A tale of two cities and one utility giant

Three years ago, FPL funded an electioneering communications organization, Citizens for a Better Future, set up by Glenn Heran to support Tracy Carroll's failed bid for re-election. Two years ago, FPL helped fund a campaign in support of Harry Howle, III, Pilar Turner and Charlie Wilson. This year, FPL has given $20,000 to a PAC, Operation Flip Switch, that supporting three candidates recently introduced by Indian River Shores Brian Barefoot as members of what he described as "the Shores team."
Three years ago, FPL funded an electioneering communications organization, Citizens for a Better Future, set up by Glenn Heran to support Tracy Carroll’s failed bid for re-election. Two years ago, FPL helped fund a campaign in support of Harry Howle, III, Pilar Turner and Charlie Wilson. Last year, FPL indirectly funded a last minute attack on the councilwoman Amelia Graves. This year, FPL has given $20,000 to a PAC, Operation Flip Switch, that supporting three candidates recently introduced by Indian River Shores Brian Barefoot as members of what he described as “the Shores team.”

Complete disrespect for the average voter

COMMENTARY

“FPL’s willingness to spend some $500,000 winning two referendums in South Daytona is just an example of how the company uses its considerable financial resources and political clout to get its way.”

“If a way can be found to resolve Vero Beach’s long-term contractual obligations to the Florida Municipal Power Agency and its bondholders, a sale of the full electric system to FPL may still be a good idea. But a carving up and downsizing Vero Electric just to benefit Shores residents seems exceeding unwise.”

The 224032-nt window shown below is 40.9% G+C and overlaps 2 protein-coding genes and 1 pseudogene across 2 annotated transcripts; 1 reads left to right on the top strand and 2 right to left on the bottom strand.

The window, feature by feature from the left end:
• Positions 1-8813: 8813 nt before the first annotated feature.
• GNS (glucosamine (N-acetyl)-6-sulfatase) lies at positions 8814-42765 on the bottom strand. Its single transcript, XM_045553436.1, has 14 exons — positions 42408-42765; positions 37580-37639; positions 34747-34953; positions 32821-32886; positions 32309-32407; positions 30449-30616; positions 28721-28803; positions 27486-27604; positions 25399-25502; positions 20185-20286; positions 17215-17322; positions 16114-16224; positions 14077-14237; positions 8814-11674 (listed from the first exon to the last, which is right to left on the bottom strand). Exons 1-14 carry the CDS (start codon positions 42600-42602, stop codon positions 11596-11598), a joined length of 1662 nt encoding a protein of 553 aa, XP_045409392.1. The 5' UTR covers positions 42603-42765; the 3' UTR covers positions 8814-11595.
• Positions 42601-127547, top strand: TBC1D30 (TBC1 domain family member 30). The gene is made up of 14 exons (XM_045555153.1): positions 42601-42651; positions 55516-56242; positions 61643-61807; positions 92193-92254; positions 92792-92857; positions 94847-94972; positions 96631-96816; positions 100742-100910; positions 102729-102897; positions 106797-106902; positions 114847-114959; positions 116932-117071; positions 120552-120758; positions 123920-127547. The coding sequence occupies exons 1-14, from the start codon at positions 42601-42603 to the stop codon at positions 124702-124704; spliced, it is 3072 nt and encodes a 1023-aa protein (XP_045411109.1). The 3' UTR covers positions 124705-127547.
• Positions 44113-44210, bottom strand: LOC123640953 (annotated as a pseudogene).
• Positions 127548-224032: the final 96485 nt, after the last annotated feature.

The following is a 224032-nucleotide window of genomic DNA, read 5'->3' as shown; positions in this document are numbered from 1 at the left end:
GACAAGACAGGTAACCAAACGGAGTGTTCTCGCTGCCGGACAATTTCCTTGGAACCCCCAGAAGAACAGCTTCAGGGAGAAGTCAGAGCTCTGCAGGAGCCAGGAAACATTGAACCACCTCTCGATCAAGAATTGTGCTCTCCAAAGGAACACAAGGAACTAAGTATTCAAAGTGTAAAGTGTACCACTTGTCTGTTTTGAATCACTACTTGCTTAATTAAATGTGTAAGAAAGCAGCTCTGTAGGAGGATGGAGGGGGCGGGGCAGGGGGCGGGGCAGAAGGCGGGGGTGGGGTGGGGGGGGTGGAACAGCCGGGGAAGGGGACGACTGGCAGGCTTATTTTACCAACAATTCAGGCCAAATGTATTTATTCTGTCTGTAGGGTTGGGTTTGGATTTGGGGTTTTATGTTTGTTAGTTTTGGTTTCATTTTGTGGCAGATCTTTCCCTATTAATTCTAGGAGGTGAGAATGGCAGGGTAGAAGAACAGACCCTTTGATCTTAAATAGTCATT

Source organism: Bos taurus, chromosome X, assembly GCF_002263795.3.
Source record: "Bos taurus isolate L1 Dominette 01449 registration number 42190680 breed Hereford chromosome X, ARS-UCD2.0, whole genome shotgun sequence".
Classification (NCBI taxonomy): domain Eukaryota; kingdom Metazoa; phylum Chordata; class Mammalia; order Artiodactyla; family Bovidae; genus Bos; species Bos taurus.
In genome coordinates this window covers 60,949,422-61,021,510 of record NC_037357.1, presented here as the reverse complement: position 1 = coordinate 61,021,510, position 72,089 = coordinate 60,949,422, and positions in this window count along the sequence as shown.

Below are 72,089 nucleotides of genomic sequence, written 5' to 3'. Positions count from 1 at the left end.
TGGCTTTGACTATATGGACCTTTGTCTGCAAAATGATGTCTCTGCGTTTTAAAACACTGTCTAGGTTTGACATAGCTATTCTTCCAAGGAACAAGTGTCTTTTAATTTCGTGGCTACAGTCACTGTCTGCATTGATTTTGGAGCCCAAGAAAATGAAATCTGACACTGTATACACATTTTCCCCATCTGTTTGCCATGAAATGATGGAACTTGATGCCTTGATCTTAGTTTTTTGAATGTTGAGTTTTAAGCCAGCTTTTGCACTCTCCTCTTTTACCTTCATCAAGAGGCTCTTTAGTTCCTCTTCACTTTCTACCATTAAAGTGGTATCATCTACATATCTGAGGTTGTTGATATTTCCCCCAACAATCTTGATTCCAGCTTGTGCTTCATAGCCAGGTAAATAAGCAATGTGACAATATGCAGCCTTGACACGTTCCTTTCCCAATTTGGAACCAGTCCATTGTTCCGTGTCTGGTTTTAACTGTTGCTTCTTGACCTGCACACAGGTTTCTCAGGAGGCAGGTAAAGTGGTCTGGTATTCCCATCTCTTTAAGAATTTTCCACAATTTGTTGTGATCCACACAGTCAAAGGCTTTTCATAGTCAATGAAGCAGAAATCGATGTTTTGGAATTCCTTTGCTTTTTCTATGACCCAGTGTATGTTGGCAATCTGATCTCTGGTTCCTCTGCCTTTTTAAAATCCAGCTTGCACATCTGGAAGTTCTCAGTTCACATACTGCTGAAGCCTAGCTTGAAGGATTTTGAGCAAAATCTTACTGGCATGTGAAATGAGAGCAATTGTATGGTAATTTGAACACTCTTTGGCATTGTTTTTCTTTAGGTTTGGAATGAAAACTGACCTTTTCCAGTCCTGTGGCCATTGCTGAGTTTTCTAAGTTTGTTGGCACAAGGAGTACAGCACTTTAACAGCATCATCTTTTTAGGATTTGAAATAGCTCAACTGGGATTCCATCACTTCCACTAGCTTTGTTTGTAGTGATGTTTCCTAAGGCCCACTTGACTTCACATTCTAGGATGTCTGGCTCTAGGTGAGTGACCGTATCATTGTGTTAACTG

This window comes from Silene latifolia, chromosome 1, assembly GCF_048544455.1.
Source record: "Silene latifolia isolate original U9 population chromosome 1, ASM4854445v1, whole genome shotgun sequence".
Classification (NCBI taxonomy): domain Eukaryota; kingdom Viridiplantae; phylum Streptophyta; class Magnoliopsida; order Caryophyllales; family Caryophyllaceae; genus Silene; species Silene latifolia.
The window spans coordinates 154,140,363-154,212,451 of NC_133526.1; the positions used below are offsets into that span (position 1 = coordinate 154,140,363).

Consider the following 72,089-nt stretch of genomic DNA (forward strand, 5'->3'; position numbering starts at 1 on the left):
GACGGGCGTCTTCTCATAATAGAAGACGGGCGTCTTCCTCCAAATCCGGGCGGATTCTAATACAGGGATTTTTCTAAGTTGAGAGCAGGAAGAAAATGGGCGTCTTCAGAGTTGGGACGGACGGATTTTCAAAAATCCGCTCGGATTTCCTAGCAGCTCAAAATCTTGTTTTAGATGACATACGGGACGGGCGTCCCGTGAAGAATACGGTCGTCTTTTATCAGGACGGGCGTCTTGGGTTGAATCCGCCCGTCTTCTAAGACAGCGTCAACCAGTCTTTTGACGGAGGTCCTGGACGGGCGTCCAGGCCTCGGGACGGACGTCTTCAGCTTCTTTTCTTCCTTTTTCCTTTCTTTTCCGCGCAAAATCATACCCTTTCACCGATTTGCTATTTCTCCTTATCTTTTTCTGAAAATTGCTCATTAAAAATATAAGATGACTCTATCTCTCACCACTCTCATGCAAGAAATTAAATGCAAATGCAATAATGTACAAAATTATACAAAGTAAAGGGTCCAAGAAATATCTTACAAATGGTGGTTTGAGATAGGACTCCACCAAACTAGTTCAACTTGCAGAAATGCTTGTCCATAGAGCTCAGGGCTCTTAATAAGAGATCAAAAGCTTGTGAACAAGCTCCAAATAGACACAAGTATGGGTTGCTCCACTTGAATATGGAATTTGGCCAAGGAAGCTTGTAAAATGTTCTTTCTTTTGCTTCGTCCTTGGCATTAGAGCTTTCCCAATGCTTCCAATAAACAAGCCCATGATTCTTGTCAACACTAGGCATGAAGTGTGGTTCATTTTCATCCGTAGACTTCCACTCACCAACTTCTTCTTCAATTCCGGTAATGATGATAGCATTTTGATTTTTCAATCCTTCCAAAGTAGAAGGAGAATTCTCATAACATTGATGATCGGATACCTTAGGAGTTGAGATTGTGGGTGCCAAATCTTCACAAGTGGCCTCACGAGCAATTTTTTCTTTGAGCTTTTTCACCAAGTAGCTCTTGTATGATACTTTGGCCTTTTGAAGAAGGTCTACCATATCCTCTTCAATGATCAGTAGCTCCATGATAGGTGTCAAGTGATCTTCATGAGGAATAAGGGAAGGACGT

MARK SCHUMANN

Florida Power & Light External Affairs Manager, Amy Brunjes, and Bob Brunjes, Publisher, Scripps Treasure Coast Newspapers. Scripps' editorial board, of which Brunjes is a member, has consistently endorsed Tracy Carroll.
Florida Power & Light External Affairs Manager, Amy Brunjes, and Press Journal publisher, Bob Brunjes,

In the fall of 2011, Vero Beach voters were asked to approve leasing the power plant site to Florida Power & Light.  The wording of the referendum, which was required by the City Charter, did not seek specific approval to sell the utility, but only to lease the land, IF the City Council determined selling the utility to FPL was in the best interest of the City, its residents and taxpayers.  At the time, some were concerned that the Council would conclude an agreement with FPL without giving voters an opportunity to approve or disapprove the terms of the final agreement.

Despite FPL opposition to a referendum, voters were asked in the spring of 2013 to approve a purchase and sale agreement.  Unfortunately, the agreements, negotiated at a cost of $2 million to the City, was far from fully negotiated, with several important issues unresolved.  As it turned out, the contract was fatally flawed, has yet to be implemented and will expire at the end of this year.

Though Vero Beach did hold a vote on a specific sales agreement between the City and FPL, that referendum is not what FPL most wanted.  In fact, in the fall of 2011, when I expressed concerns that the Council had yet to commit to give voters a final say, FPL vice president of external affairs, Amy Brunjes, said to me, “it’s not a decision you want to leave to Joe Sixpack.”